- Instructional and behavioral consultation skills to work with teachers, administrators, and parents to provide mental health services, improve school climate, and support healthy families
- Models of schools and school service delivery systems, and practices and procedures therein
- Research methods enabling students to complete a mandatory action research project in a school setting during their capstone year internship
A US News & World Report named school psychology as the top social service job and one of the best jobs overall in its ranking of Best Jobs 2013. Based on recent exit surveys, 100 percent of NLU School Psychology students have received competitive internships and all of our graduates who sought jobs are employed. Graduates often move into district leadership roles (e.g., supervisors, specialized district coaches, directors of special education, principals) as they gain school experience. For more information about the role of a School Psychologist, go to: www.nasponline.org/about_sp/spsych.aspx
In addition to NLU standard admission requirements, students applying to the School Psychology program are required to satisfy the following additional steps:
- Three to four letters of recommendation, at least two of which are academic in nature, regarding the applicants capacity for graduate work
- Professional resume or curriculum vitae describing relevant background and work experiences
- A written statement of academic and professional goals and how the NLU School Psychology program can contribute to these goals
- Official undergraduate and graduate transcripts from every institution from which degrees were earned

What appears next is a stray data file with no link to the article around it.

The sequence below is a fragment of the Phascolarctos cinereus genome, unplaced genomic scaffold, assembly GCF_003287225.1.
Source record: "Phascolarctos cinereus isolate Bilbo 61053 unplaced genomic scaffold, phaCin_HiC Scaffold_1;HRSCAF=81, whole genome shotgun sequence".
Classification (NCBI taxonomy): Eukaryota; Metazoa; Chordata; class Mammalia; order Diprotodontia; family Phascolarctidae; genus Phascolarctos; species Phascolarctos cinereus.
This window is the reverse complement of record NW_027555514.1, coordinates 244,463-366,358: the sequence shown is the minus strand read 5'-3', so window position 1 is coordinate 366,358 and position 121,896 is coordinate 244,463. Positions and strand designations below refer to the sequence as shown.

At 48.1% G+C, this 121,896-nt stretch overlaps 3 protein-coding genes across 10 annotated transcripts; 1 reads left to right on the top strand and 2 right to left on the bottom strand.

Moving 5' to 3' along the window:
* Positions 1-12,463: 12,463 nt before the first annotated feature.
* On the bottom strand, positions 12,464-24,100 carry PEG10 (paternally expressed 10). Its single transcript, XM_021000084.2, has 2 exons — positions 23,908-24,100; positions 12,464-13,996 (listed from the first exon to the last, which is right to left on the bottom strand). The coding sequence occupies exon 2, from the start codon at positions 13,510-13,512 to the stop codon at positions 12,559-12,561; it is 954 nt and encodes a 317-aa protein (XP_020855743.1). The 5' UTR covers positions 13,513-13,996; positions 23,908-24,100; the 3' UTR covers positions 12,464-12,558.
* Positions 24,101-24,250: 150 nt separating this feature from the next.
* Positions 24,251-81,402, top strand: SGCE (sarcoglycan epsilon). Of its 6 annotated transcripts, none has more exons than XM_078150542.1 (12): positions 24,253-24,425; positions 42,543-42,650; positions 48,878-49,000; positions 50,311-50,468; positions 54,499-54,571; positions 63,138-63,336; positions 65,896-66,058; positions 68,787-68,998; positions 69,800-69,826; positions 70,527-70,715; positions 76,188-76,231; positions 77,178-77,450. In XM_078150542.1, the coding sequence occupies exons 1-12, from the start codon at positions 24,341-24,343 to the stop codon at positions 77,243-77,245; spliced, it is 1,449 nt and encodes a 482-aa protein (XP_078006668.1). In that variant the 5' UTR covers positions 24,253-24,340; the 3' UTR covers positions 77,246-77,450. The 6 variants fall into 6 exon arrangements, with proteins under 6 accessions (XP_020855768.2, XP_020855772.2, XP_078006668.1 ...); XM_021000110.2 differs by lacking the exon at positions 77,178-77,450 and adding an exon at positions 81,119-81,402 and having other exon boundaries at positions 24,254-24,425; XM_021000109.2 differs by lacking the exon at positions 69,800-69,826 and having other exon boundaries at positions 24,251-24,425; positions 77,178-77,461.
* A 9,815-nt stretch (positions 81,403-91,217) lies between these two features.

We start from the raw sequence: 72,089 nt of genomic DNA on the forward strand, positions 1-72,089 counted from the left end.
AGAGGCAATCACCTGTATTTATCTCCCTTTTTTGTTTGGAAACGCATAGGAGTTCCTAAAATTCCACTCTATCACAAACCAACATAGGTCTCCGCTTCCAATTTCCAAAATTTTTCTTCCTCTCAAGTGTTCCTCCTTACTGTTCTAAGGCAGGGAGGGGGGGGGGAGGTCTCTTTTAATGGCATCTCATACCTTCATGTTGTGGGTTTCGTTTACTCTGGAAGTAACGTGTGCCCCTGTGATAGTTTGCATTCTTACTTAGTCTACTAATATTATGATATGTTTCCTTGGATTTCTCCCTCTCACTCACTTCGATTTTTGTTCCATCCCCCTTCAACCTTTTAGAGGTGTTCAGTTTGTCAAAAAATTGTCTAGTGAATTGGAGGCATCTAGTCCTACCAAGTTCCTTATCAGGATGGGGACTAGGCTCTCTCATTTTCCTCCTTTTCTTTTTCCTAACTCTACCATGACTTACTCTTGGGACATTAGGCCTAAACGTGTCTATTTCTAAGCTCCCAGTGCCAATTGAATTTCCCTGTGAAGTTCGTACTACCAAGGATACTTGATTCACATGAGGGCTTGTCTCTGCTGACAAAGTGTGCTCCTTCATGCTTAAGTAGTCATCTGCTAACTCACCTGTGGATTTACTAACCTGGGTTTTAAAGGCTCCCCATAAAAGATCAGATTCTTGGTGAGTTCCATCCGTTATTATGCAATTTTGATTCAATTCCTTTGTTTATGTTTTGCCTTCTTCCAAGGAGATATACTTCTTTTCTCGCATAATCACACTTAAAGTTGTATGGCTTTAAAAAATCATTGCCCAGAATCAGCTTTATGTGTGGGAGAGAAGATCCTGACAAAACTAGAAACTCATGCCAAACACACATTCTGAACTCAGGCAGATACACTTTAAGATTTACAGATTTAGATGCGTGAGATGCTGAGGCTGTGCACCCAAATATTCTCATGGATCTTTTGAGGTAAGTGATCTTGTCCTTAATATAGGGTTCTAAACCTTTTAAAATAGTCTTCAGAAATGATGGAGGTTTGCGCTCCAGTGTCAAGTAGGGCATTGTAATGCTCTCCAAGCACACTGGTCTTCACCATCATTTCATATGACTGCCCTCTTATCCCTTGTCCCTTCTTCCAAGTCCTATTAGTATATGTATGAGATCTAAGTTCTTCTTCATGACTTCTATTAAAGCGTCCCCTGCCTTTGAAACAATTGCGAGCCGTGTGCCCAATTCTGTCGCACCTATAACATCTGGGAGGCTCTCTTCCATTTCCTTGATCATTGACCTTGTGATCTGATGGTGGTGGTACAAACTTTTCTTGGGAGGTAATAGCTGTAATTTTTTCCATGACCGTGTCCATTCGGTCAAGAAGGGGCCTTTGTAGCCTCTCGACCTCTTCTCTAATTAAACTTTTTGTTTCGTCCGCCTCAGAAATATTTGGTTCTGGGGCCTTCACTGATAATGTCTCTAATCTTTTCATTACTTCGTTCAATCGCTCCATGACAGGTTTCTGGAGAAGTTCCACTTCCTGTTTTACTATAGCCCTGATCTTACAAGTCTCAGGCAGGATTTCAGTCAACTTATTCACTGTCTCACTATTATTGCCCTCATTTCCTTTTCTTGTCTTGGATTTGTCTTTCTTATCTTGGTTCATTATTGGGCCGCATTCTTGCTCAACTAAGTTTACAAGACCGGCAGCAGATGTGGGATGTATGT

- Passing scores on the Test of Academic Proficiency (TAP) (less than five years old from time of admission) — a requirement for prospects only in the Ed.S. in School Psychology program seeking a School Psychology Endorsement
The state of Illinois recently changed naming conventions for teaching certification types. To view the complete list of name changes, click here.
Prepare for the TAP at NLU
Want to enroll in a teacher-preparation program at NLU? If so, NLU offers various options to help you get ready for the ILTS Test of Academic Proficiency (TAP). This includes NEW three-week courses that feature a personalized learning plan and are designed to develop competencies necessary to pass the TAP. These courses will be offered from January to March.
All applicants must meet NLU's general admission requirements as well as additional requirements specific to the School Psychology program. Refer to the appropriate application checklist available online at www.nl.edu/applyonline.
Get more information about enrolling in NLU’s graduate program in School Psychology program. Talk to your Enrollment Specialist, or call 888.NLU.TODAY (888.658.8632).
Please note: The Illinois State Board of Education (ISBE) may change the state licensure and endorsement requirements at any time and without prior notice. Teacher candidates will be bound by the requirements in place when applying for licensure, not by the licensure requirements in place when beginning their program. That is, the state may specify that a new regulation is immediately applicable to all candidates with no provisions made for candidates who began their work on licensure under different regulations.